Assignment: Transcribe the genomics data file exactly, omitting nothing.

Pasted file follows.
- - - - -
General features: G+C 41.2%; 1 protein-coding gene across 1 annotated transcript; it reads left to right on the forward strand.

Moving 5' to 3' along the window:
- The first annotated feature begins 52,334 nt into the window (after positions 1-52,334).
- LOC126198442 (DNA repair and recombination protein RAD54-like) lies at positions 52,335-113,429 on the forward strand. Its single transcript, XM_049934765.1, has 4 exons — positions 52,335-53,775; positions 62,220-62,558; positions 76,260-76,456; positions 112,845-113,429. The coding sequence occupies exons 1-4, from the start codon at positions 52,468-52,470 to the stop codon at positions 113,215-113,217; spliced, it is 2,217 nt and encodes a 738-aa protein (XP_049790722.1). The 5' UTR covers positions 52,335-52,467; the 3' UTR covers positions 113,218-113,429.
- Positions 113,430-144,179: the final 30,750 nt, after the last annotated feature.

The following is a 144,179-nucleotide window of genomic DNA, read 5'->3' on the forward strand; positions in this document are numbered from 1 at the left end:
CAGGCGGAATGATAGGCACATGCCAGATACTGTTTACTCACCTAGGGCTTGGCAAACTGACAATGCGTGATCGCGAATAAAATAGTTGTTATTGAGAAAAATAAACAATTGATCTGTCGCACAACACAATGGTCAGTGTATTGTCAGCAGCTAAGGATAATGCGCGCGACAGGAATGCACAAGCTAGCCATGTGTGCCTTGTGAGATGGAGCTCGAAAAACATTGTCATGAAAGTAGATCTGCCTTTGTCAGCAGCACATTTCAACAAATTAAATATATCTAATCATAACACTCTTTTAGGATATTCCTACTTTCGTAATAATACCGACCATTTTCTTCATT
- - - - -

General features: G+C 41.2%; 1 protein-coding gene across 1 annotated transcript; it reads left to right on the forward strand.

Moving 5' to 3' along the window:
- The first annotated feature begins 52,334 nt into the window (after positions 1-52,334).
- LOC126198442 (DNA repair and recombination protein RAD54-like) lies at positions 52,335-113,429 on the forward strand. Its single transcript, XM_049934765.1, has 4 exons — positions 52,335-53,775; positions 62,220-62,558; positions 76,260-76,456; positions 112,845-113,429. The coding sequence occupies exons 1-4, from the start codon at positions 52,468-52,470 to the stop codon at positions 113,215-113,217; spliced, it is 2,217 nt and encodes a 738-aa protein (XP_049790722.1). The 5' UTR covers positions 52,335-52,467; the 3' UTR covers positions 113,218-113,429.
- Positions 113,430-144,179: the final 30,750 nt, after the last annotated feature.

The following is a 144,179-nucleotide window of genomic DNA, read 5'->3' on the forward strand; positions in this document are numbered from 1 at the left end:
CAGGCGGAATGATAGGCACATGCCAGATACTGTTTACTCACCTAGGGCTTGGCAAACTGACAATGCGTGATCGCGAATAAAATAGTTGTTATTGAGAAAAATAAACAATTGATCTGTCGCACAACACAATGGTCAGTGTATTGTCAGCAGCTAAGGATAATGCGCGCGACAGGAATGCACAAGCTAGCCATGTGTGCCTTGTGAGATGGAGCTCGAAAAACATTGTCATGAAAGTAGATCTGCCTTTGTCAGCAGCACATTTCAACAAATTAAATATATCTAATCATAACACTCTTTTAGGATATTCCTACTTTCGTAATAATACCGACCATTTTCTTCATT